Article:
After touching briefly at Cabo San Lucas on October 28, Walker and his men proceeded to the capital at La Paz, where they landed on November 3. Their arrival could not have been more fortuitous. Not only were they able to seize the current jefe político, Colonel Rafael Espinosa, but his replacement, Colonel Juan Rebolledo, who arrived a scant three days later. In the interim, los filibusteros seized the local archives, looted the houses of better appearance, and issued a manifesto proclaiming their new slave state.
Resistance was not slow to form. Manuel Pineda, heroic leader of the wartime peninsular forces, organized a civilian attack against the invaders; and soon-to-be General Manuel Márquez de León, a war veteran residing in Todos Santos, assembled more armed men to repulse the upstart Americans. Seeing the rising tide of opposition, Walker wisely decided to retreat to Cabo San Lucas, but after being harried by the warship Garrea and local militia led by Ildefonso Green, was obliged to pull his troops back all the way to Ensenada.
There, the filibusters established their headquarters at a ranch owned by the Gastelum family. Briefly bolstered by the arrival of 150 reinforcements aboard the brig Anita, Walker was able to maintain his northern power base for several months before local resistance, desertion and supply shortages spelled doom for his erstwhile republic, and indicated one final retreat.
So ended the last battle of the Republic of Sonora,” wrote James Jeffrey Roche in By-Ways of War: The Story of the Filibusters. “Four and thirty tattered, hungry, gaunt pedestrians, whimsically representing in their persons the president, cabinet, army and navy of Sonora, marched across the line and surrendered as prisoners of war to Major Mckinstry, U.S.A., at San Diego, California. It was the 8th of May, 1854; and so Walker kept his thirtieth birthday.”
Walker was not long dissuaded. He organized another filibustering expedition, this one to Nicaragua, where he seized power and served as president for nearly a year. His Central American adventure did not end well, however. He was shot by a firing squad in Honduras on September 12, 1860.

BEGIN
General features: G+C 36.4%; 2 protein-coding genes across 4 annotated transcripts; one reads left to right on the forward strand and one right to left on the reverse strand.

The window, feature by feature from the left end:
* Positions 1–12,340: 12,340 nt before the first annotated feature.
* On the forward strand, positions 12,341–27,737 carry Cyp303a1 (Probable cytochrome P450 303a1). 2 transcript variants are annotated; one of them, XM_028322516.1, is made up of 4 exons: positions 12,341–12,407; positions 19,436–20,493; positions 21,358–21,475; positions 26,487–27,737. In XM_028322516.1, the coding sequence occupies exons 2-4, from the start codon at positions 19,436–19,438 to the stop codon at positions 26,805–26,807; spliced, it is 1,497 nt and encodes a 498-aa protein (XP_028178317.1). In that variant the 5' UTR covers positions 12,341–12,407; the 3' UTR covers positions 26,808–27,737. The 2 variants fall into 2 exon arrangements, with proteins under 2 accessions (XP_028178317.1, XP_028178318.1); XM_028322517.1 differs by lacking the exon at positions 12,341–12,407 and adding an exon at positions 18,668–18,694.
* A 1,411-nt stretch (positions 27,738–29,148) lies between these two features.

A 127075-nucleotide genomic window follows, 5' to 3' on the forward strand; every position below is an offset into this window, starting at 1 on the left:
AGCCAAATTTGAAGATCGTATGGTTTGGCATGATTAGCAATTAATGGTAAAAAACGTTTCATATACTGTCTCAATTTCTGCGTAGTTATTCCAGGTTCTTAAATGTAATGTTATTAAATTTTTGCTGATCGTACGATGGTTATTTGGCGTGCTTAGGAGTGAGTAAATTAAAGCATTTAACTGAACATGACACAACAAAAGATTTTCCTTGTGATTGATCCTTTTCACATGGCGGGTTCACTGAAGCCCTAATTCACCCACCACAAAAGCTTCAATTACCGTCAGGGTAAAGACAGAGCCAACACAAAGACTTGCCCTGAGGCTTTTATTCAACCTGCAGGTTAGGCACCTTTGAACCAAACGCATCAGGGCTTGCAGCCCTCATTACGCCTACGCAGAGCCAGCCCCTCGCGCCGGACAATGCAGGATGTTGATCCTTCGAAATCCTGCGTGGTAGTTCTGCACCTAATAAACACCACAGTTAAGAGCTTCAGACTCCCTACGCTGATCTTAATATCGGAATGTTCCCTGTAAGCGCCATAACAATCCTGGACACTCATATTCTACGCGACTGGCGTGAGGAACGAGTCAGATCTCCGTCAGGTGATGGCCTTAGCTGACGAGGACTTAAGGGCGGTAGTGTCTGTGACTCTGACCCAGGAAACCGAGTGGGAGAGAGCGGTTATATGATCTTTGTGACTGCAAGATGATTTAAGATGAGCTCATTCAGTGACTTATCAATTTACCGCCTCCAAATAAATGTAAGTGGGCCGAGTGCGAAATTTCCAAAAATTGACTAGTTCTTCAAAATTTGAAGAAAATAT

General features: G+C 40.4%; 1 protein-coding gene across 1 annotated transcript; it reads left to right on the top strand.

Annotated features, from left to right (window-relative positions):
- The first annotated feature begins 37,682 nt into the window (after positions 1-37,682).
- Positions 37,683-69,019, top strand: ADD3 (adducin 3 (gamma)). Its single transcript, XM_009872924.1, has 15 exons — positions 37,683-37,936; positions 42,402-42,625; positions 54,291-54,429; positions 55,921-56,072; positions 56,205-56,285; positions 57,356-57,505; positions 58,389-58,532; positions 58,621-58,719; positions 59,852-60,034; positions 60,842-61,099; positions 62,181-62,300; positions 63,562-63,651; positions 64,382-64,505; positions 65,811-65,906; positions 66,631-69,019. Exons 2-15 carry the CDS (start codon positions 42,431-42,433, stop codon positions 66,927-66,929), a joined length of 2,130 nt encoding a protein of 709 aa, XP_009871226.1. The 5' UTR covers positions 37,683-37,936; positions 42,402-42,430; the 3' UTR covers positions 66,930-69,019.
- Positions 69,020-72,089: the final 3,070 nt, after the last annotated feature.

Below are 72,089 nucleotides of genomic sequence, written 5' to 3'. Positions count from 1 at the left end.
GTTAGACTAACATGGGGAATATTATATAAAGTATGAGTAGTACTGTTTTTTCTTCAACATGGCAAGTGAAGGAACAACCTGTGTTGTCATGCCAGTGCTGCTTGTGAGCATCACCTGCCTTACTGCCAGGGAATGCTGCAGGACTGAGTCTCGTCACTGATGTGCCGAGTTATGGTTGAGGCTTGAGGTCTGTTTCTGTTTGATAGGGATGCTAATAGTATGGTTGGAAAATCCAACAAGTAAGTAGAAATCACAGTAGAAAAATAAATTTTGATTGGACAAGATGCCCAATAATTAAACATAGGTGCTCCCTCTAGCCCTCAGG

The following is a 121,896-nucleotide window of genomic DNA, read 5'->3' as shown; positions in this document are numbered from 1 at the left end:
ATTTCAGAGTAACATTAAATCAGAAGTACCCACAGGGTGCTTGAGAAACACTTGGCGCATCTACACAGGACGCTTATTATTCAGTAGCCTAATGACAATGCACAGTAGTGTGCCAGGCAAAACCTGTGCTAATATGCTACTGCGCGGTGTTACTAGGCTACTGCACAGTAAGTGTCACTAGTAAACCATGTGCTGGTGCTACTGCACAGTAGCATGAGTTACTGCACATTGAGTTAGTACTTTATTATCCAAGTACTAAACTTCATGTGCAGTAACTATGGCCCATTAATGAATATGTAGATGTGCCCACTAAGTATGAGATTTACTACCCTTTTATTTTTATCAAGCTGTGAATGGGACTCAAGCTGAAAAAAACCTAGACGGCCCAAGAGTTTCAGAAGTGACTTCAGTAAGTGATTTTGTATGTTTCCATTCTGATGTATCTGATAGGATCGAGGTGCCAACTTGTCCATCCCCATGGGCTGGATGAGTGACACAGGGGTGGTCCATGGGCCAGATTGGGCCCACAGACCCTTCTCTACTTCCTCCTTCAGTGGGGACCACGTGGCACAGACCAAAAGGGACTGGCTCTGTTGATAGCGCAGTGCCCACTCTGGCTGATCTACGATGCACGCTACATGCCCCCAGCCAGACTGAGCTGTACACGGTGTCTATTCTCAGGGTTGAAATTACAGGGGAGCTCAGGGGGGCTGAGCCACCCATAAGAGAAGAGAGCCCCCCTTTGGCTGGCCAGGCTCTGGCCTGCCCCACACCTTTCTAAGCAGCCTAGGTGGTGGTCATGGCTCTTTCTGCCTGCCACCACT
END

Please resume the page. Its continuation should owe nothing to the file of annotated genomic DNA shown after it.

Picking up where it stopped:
In the wake of Walker peninsular authorities were on high alert, and thus little surprised when a small fleet of three ships sailed into La Paz on November 13, 1855 under the command of a self-styled admiral named Juan Napoleón Zerman. Wearing a sombrero bedizened with chicken feathers, and a uniform consisting of mismatched parts, the admiral came ashore bearing letters that contained, according to historian Pablo L. Martínez, “various absurd decrees, edited in barbarous Spanish.”
Manuel Márquez de León, practiced now in such matters, immediately arrested the naval pretender and turned him over to current jefe político José María Blancarte, who had arrived on the peninsula accompanied by an additional 600 soldiers sent expressly to repulse further filibustering attempts. Blancarte cared little for Zerman’s explanations, and had his ships, arms and supplies confiscated. But the French adventurer and his men were eventually released without harm. In that, they were exceedingly lucky.
Two years after Zerman’s aborted excursion, a former California state senator named Henry Crabbe crossed the border at Sonora with approximately 100 men. Like Walker and Raousset-Boulbon, who met a similar fate at Guaymas in 1854 after being repulsed during an attempt to land at San José del Cabo, Crabbe and his men were executed by firing squad after an eight day battle at Caborca. Crabbe suffered the additional indignity of having his head severed and exhibited for a time in a jar filled with either vinegar or mezcal (sources vary on this point).
The rising tide of terrible deaths, including that of interventionist ruler Emperor Maximilian (also shot by firing squad), should have acted as a deterrent to further filibustering expeditions. But although these incursions declined after the 1850s, they continued to occur at random intervals until the end of the 19th century.
The final foreign design upon Baja California was a ludicrous plot hatched by a group of Southern California businessmen–largely newspaper editors–in 1890.Their brilliant plan was for men aboard the steamers Manuel Dublan and Carlos Pacheco to capture the Mexican warship Democrata, come ashore during a fandango at the Hotel Iturbide in Ensenada, and overpower the presumably drunken officials.
This course of action was allegedly sanctioned by the English owned Mexican Land and Colonization Company, whose treasurer, a certain Mr. McQuilter, felt U.S. stewardship of the region would vastly expand (perhaps by as much as 100 times) the value of his company’s holdings in the area. McQuilter advocated an advance of $100,000 to further the scheme with U.S. conspirators, who included Walter Gifford Smith, editor of the San Diego Sun; B.A. Stephens, editor of the San Diego Informant; and Captain John F. Janes, who published the San Pedro Shipping Gazette and lived in a house made from shipwrecks.